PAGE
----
Bitterness is like cancer. It eats upon the host. But anger is like fire. It burns it all clean. – Maya Angelou
Anger is one of the hardest emotions for me to handle. When it plagues me, I feel like an awful person. Being sweet and faking that nothing hurts me is easier. However, after awhile, I can no longer hide my frustration.
The honest truth is that anger is a normal emotion. Yes, it can motivate people to do terrible things. However, channeled correctly, anger can lead to good actions such as standing up to a bully, fighting a corruption, not allowing others to take advantage of you, or helping people to realize the pain they cause others.
You can choose how you react to your emotions even though you cannot often choose your feelings. When you hide from a feeling like anger, it often only grows stronger and more self-destructive. That is why admitting to my anger has been such an important coping skill in my recovery.
“You have depression? But you are one of the happiest people that I know! That can’t be possible.”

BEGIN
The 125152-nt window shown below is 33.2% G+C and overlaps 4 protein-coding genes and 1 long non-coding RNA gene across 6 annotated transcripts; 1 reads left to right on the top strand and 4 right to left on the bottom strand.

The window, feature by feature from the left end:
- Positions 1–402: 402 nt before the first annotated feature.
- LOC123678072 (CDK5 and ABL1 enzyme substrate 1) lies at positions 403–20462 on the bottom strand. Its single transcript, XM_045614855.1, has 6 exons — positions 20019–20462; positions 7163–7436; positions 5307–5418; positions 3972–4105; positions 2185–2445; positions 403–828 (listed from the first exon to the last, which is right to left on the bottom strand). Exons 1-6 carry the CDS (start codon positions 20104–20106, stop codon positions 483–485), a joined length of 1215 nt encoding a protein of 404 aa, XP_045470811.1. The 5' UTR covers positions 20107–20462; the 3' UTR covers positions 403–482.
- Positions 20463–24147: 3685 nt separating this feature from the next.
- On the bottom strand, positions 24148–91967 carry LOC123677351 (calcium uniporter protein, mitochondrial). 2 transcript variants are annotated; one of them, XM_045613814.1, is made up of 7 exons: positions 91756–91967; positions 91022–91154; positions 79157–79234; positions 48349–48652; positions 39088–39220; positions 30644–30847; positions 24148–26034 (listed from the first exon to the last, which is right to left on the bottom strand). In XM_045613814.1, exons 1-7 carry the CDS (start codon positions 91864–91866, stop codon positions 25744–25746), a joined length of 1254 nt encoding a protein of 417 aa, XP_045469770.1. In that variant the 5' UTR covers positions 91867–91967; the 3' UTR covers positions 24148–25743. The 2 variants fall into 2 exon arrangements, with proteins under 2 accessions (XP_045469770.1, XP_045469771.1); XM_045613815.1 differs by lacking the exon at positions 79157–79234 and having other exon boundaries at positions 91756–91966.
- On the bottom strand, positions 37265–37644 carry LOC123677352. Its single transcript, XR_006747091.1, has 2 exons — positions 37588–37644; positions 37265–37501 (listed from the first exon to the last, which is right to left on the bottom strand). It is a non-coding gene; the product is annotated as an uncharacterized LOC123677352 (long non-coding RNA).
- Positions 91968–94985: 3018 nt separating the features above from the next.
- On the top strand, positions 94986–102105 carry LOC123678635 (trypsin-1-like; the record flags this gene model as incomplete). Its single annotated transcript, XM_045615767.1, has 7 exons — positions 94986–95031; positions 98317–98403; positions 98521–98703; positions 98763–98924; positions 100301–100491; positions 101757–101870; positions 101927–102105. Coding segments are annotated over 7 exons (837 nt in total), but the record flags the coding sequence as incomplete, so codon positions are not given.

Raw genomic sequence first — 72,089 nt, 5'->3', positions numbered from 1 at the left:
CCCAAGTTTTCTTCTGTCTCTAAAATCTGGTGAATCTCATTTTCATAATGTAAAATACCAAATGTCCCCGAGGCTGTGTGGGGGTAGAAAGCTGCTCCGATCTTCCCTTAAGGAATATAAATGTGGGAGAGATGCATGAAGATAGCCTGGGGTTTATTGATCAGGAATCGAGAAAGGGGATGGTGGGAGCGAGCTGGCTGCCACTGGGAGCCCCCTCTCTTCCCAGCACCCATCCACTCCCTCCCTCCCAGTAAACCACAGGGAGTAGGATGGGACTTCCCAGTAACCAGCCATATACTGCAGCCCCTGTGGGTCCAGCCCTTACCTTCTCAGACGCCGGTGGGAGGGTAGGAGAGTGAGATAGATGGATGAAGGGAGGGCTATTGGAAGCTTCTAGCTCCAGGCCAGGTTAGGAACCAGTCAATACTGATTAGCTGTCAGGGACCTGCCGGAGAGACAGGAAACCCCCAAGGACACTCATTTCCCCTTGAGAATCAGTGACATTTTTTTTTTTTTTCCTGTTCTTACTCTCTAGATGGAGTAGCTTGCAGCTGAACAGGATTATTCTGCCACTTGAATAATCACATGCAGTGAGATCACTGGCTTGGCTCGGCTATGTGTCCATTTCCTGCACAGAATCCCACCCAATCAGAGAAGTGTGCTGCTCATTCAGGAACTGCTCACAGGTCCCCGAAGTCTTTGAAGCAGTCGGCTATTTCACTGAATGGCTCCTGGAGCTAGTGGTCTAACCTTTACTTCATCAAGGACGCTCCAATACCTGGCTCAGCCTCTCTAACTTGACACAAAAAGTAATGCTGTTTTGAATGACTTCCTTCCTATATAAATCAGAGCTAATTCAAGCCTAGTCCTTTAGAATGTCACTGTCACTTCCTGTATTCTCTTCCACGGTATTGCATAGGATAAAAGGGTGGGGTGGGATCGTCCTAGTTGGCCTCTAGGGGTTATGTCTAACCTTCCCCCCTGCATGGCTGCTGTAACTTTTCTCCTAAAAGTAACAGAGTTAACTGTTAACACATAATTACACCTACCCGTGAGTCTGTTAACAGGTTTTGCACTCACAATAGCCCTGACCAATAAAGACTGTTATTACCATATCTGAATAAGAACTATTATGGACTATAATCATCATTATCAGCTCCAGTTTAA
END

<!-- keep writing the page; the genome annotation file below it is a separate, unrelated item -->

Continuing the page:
Friends commonly blurted this out to me. Confused, I giggled nervously in response while trying to hide my confusion. How was it that my outside looked so much different than my inner feelings? Apparently the mask that I wore worked well. In fact, the optimistic, naive girl that I pretended to be kept not only others but also myself guessing my true identity. Pasting a smile on my face covered up the tears streaming down as I gazed at my image in the mirror. Brightly lit eyes drew away attention from red streaks on my arms. Everyone seemed fooled by my facade – even me.
“Hiding places there are innumerable, escape is only one, but possibilities of escape, again, are as many as hiding places.” – Franz Kafka
Eating in front of fellow students at school causes me great discomfort. Although I have done so a few times, I usually end up in tears. Fear of judgement overwhelms me. Thus, I attempt to find quiet places to be alone as often as possible. In these safe havens, I still stress about food but my anxiety decreases. Occasionally, someone will stumble upon me and stare, confused by the girl munching on a Clif Bar. However, I normally am left undisturbed.
Suddenly, I realized that I am using a coping skill to manage eating. Although this hiding seems cowardly, it actually helps me to function. Sure, I could attempt to interact more with other students or eat in front of them. However, right now, my introverted side craves silence. Each day, people and senses bombard me. Although I long to be normal, I need to take things slow and not push myself too hard or fast.